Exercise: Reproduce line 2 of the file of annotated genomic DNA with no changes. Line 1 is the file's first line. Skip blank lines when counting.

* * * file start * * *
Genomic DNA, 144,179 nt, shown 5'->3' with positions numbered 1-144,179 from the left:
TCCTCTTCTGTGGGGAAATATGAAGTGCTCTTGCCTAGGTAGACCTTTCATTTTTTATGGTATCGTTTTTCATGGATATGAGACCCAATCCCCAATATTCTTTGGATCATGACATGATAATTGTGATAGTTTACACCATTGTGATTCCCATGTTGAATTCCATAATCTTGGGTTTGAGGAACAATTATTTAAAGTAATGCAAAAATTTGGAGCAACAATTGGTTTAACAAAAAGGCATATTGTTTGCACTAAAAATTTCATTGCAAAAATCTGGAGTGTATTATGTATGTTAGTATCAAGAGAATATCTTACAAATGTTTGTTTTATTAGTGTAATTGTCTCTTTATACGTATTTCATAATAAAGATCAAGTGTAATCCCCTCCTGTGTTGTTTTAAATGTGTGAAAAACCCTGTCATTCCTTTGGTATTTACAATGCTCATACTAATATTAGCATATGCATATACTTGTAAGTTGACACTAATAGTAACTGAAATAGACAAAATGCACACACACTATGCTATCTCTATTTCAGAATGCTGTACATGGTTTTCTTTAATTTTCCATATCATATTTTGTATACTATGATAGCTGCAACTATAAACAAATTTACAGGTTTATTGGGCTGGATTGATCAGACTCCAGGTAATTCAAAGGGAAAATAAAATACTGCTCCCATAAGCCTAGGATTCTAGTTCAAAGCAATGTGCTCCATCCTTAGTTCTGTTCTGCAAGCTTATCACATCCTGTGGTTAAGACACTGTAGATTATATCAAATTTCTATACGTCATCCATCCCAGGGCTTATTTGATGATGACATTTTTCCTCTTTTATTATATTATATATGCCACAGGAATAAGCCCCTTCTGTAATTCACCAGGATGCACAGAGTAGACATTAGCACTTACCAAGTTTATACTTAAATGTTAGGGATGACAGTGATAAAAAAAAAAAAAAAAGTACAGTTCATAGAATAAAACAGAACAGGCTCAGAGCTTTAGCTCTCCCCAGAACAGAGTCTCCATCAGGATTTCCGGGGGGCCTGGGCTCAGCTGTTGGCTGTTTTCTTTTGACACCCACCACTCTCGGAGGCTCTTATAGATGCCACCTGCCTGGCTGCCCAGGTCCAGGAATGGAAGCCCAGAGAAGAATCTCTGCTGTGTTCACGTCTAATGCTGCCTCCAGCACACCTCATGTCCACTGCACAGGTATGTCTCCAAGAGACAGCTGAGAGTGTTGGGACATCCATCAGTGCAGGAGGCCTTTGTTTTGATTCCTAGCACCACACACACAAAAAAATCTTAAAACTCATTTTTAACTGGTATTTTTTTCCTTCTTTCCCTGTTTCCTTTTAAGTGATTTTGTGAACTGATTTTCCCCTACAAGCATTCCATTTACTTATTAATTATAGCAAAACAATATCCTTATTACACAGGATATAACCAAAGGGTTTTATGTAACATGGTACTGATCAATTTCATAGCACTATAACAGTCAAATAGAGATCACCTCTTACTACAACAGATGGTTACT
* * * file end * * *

TCCTCTTCTGTGGGGAAATATGAAGTGCTCTTGCCTAGGTAGACCTTTCATTTTTTATGGTATCGTTTTTCATGGATATGAGACCCAATCCCCAATATTCTTTGGATCATGACATGATAATTGTGATAGTTTACACCATTGTGATTCCCATGTTGAATTCCATAATCTTGGGTTTGAGGAACAATTATTTAAAGTAATGCAAAAATTTGGAGCAACAATTGGTTTAACAAAAAGGCATATTGTTTGCACTAAAAATTTCATTGCAAAAATCTGGAGTGTATTATGTATGTTAGTATCAAGAGAATATCTTACAAATGTTTGTTTTATTAGTGTAATTGTCTCTTTATACGTATTTCATAATAAAGATCAAGTGTAATCCCCTCCTGTGTTGTTTTAAATGTGTGAAAAACCCTGTCATTCCTTTGGTATTTACAATGCTCATACTAATATTAGCATATGCATATACTTGTAAGTTGACACTAATAGTAACTGAAATAGACAAAATGCACACACACTATGCTATCTCTATTTCAGAATGCTGTACATGGTTTTCTTTAATTTTCCATATCATATTTTGTATACTATGATAGCTGCAACTATAAACAAATTTACAGGTTTATTGGGCTGGATTGATCAGACTCCAGGTAATTCAAAGGGAAAATAAAATACTGCTCCCATAAGCCTAGGATTCTAGTTCAAAGCAATGTGCTCCATCCTTAGTTCTGTTCTGCAAGCTTATCACATCCTGTGGTTAAGACACTGTAGATTATATCAAATTTCTATACGTCATCCATCCCAGGGCTTATTTGATGATGACATTTTTCCTCTTTTATTATATTATATATGCCACAGGAATAAGCCCCTTCTGTAATTCACCAGGATGCACAGAGTAGACATTAGCACTTACCAAGTTTATACTTAAATGTTAGGGATGACAGTGATAAAAAAAAAAAAAAAAGTACAGTTCATAGAATAAAACAGAACAGGCTCAGAGCTTTAGCTCTCCCCAGAACAGAGTCTCCATCAGGATTTCCGGGGGGCCTGGGCTCAGCTGTTGGCTGTTTTCTTTTGACACCCACCACTCTCGGAGGCTCTTATAGATGCCACCTGCCTGGCTGCCCAGGTCCAGGAATGGAAGCCCAGAGAAGAATCTCTGCTGTGTTCACGTCTAATGCTGCCTCCAGCACACCTCATGTCCACTGCACAGGTATGTCTCCAAGAGACAGCTGAGAGTGTTGGGACATCCATCAGTGCAGGAGGCCTTTGTTTTGATTCCTAGCACCACACACACAAAAAAATCTTAAAACTCATTTTTAACTGGTATTTTTTTCCTTCTTTCCCTGTTTCCTTTTAAGTGATTTTGTGAACTGATTTTCCCCTACAAGCATTCCATTTACTTATTAATTATAGCAAAACAATATCCTTATTACACAGGATATAACCAAAGGGTTTTATGTAACATGGTACTGATCAATTTCATAGCACTATAACAGTCAAATAGAGATCACCTCTTACTACAACAGATGGTTACT